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Even in today's world of wireless data, Ethernet cables are still a very important part of home and office networking. Even in situations where Wi-Fi connectivity is readily available, Ethernet cables provide a faster and more reliable connection.
Wi-Fi vs. Ethernet
There is no denying that Wi-Fi connections are convenient. After all, they allow you to access the internet and even local area networks without any wires. However, Wi-Fi is slower than a cabled connection. First, when more than one device is connected to the network, they "fight" each other for the available bandwidth. What's more, the more walls that are between the router and the connected device, the slower the signal becomes. Gamers and others who rely on fast, reliable connections can attest to the benefits of Ethernet connections. They provide a direct link to the modem, allowing the connected device to operate to its full capacity without competing for spectrum.
Types of Cables
The two most common types of Ethernet cables available today for both home and commercial use are Cat5 and Cat6. Each of these comes in a variety of styles, but the main difference between the two is that Cat6 allows for up to double the speed of Cat5. First, shielded cables prevent RF interference from degrading the signal, allowing data to transfer seamlessly over long distances. Unshielded cable, which is the most cost-effective option, is best for connecting devices at short range. Next, Ethernet cables can be solid or twisted wire. Twisted wire is the most common since it is flexible and attaches easily to RJ45 connectors, which are the connectors that plug into various devices as well as the router. Solid Ethernet cable is best in aerial and underground applications, and it is common when installing a network within the walls of a structure.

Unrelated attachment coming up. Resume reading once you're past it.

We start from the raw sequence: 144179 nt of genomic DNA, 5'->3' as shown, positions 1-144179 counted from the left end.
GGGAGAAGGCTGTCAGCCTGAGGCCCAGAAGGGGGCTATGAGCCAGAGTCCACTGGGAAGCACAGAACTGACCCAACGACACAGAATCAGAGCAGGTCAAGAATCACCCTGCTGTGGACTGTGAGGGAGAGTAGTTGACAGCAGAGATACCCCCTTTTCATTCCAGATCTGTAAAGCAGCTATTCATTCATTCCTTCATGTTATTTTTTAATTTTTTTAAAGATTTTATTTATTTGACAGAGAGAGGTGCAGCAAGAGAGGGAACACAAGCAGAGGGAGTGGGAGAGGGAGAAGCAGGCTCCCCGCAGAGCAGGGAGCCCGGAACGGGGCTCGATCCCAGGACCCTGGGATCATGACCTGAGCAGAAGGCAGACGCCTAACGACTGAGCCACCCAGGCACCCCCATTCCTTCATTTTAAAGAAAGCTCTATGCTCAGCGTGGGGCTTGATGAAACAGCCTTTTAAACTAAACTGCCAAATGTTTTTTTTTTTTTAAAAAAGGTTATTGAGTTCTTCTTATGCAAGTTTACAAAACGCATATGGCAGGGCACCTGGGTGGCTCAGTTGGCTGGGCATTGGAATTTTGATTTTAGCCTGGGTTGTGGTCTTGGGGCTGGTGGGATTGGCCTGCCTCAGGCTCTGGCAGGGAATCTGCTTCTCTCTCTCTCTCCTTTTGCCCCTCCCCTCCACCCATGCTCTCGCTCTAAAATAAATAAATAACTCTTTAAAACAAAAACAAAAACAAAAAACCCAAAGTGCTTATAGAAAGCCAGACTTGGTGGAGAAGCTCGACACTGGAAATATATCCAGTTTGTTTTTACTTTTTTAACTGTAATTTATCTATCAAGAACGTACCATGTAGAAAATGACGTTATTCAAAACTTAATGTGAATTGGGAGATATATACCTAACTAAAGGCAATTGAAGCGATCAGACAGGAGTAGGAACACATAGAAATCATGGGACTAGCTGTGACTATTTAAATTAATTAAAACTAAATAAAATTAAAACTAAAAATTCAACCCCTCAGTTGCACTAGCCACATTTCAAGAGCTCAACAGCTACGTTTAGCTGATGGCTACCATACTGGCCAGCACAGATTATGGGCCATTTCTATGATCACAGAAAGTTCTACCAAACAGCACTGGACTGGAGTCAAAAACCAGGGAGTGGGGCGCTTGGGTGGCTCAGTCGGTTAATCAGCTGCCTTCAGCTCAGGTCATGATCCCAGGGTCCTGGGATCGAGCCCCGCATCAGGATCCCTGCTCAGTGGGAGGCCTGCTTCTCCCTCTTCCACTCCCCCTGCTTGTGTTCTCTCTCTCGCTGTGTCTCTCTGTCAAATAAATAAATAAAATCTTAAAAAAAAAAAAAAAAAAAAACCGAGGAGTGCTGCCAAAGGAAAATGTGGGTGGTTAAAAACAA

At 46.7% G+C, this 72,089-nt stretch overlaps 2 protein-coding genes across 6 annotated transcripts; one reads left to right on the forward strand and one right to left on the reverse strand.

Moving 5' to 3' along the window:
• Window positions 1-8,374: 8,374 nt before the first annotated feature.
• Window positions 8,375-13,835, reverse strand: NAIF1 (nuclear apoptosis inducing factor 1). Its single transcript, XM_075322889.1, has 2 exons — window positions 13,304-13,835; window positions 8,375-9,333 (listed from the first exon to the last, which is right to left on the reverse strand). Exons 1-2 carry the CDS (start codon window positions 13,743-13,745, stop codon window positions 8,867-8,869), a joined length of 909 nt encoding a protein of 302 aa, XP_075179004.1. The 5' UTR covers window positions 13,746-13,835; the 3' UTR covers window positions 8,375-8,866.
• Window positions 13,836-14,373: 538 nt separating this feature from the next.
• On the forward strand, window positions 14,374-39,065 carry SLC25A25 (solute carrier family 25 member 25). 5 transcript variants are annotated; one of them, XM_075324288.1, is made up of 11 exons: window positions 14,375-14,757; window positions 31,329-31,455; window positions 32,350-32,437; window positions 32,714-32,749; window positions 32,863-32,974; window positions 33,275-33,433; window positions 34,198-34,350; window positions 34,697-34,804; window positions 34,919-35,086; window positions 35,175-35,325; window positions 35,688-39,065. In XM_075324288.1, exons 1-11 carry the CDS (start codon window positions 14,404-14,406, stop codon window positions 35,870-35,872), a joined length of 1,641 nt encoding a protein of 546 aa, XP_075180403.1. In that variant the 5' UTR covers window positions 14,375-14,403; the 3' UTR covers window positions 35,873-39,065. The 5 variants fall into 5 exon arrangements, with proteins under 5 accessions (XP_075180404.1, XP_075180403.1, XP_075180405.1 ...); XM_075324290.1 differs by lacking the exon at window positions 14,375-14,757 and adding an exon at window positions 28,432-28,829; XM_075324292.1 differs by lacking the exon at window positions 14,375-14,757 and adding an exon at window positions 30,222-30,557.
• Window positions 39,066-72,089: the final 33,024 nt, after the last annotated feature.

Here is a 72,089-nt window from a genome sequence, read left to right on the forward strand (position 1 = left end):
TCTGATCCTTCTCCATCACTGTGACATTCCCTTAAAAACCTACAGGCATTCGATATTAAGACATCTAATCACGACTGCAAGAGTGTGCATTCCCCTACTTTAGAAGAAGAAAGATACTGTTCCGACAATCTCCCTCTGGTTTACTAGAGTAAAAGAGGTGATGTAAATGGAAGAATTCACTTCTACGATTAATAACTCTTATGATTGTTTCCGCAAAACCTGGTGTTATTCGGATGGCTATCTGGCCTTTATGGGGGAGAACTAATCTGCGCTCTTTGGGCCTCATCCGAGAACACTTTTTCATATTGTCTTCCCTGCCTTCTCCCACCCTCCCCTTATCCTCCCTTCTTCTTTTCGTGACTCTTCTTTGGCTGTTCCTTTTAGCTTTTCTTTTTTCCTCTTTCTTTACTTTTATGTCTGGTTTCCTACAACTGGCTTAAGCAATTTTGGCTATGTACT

Which Ethernet Cables Are Best?
This is a question commonly asked of IT professionals, and the answer depends on the property owner's needs and goals. For starters, Ethernet technologies have a lifespan of about a decade according to most IT professionals and industry analysts, and while Cat5 is still the industry standard since it can carry speeds equal to those offered by most internet service providers for consumer use, Cat6 is readily available. For most applications, Cat5 is acceptable. However, for those who are serious about their speeds, Cat6 is the way to go since it essentially future-proofs the application. One way to compromise involves installing Cat6 behind walls, underground, or through the air, and following up with Cat5 inside the home. This way, the hard-to-access areas will provide ample speeds for the next decade or more and the cables inside the home are easy to upgrade later.
Although there are many types and styles of Ethernet cables on the market today, with just a bit of knowledge about them, it is easy to make the right buying decision. With properly installed high-quality cable, you can enjoy all of the speed available for many years to come.